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A quick fix for the Insignia NS20EM50A13 monitor’s biggest annoyance

I’ve written about the Insignia NS20EM50A13 monitor before. It’s a reasonably good low-end monitor with the annoying tendency to change the video input back to VGA any time your system goes to sleep or changes from text to graphics mode. I accidentally discovered this week–after using the monitor for months–that if you push the OK button on the front of the monitor, it brings up the input menu, allowing you to quickly flip it back to DVI without fumbling through the menus.

I still wish the monitor would let me set the default to DVI and make it stay that way, but this is an acceptable workaround for the price, at least for me.

Follow-up on the Insignia NS20EM50A13 monitor

After about a month with an Insignia NS20EM50A13 monitor, I still mostly like it, but can note one annoyance. When booting up a system, the monitor sometimes likes to switch from the DVI input to VGA, without warning. If you happen to be sitting there when it happens, you notice it and can switch it back. But more than once I’ve rebooted, walked away, come back a few minutes later and wondered why I have a weird black screen in front of me instead of a logon screen.Read More »Follow-up on the Insignia NS20EM50A13 monitor

Review: Insignia NS20EM50A13 monitor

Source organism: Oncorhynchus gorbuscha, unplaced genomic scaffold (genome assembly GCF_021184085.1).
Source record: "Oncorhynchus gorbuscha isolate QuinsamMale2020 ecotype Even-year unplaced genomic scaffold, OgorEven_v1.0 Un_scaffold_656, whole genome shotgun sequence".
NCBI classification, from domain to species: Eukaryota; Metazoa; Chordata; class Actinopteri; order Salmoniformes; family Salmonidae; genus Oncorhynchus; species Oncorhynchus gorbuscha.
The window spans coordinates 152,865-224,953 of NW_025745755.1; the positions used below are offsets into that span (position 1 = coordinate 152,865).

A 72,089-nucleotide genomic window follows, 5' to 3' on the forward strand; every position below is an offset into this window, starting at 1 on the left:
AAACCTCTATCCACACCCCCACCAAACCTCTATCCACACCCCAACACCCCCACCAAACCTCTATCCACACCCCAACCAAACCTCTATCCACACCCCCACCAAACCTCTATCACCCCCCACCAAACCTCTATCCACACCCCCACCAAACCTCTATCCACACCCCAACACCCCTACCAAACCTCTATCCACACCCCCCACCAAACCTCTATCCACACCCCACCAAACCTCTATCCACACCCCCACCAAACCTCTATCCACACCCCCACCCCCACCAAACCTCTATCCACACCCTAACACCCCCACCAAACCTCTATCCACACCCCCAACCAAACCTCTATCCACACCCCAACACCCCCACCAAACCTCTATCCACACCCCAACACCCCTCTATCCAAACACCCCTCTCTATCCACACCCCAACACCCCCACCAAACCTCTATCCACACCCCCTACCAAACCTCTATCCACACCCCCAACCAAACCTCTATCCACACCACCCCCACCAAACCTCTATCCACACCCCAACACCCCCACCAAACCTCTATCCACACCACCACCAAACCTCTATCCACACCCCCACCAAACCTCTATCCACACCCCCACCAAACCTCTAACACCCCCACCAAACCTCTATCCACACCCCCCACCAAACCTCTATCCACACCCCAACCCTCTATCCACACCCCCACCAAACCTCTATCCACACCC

My 15-inch Dell LCD died this weekend. Its date of manufacture was October 2001, so I can’t complain. I bought it used a number of years ago and paid a pittance for it. It had been acting up for more than a year, and at least it had the decency to wait until a potential replacement was on sale before dying completely.

Best Buy had its house-brand 20″ LED monitor on sale for $90, and I had a gift card with a few dollars on it, so I braved Best Buy again, and found a good low-end monitor for the money.Read More »Review: Insignia NS20EM50A13 monitor

The Insignia Flex’s long-lost brothers

I had a chance to take a look at the Insignia Flex tablet, Best Buy’s $249 house-brand Android tablet. If you need a basic dual-core tablet that’s reasonably well-built, it’s not bad. I found it responsive and usable–there just wasn’t anything flashy about it. The two things I found I didn’t like were that the settings control panel didn’t let you change much, and it has a 4:3-perspective 1024×768 screen, which is unusual in this world of 16:9 tablets. I’m afraid the old-school resolution might eventually be a problem. And there’s no Cyanogenmod 9 or 10 for it.

But if you need a value tablet in the 9-10 inch range, I have a suggestion for you.Read More »The Insignia Flex’s long-lost brothers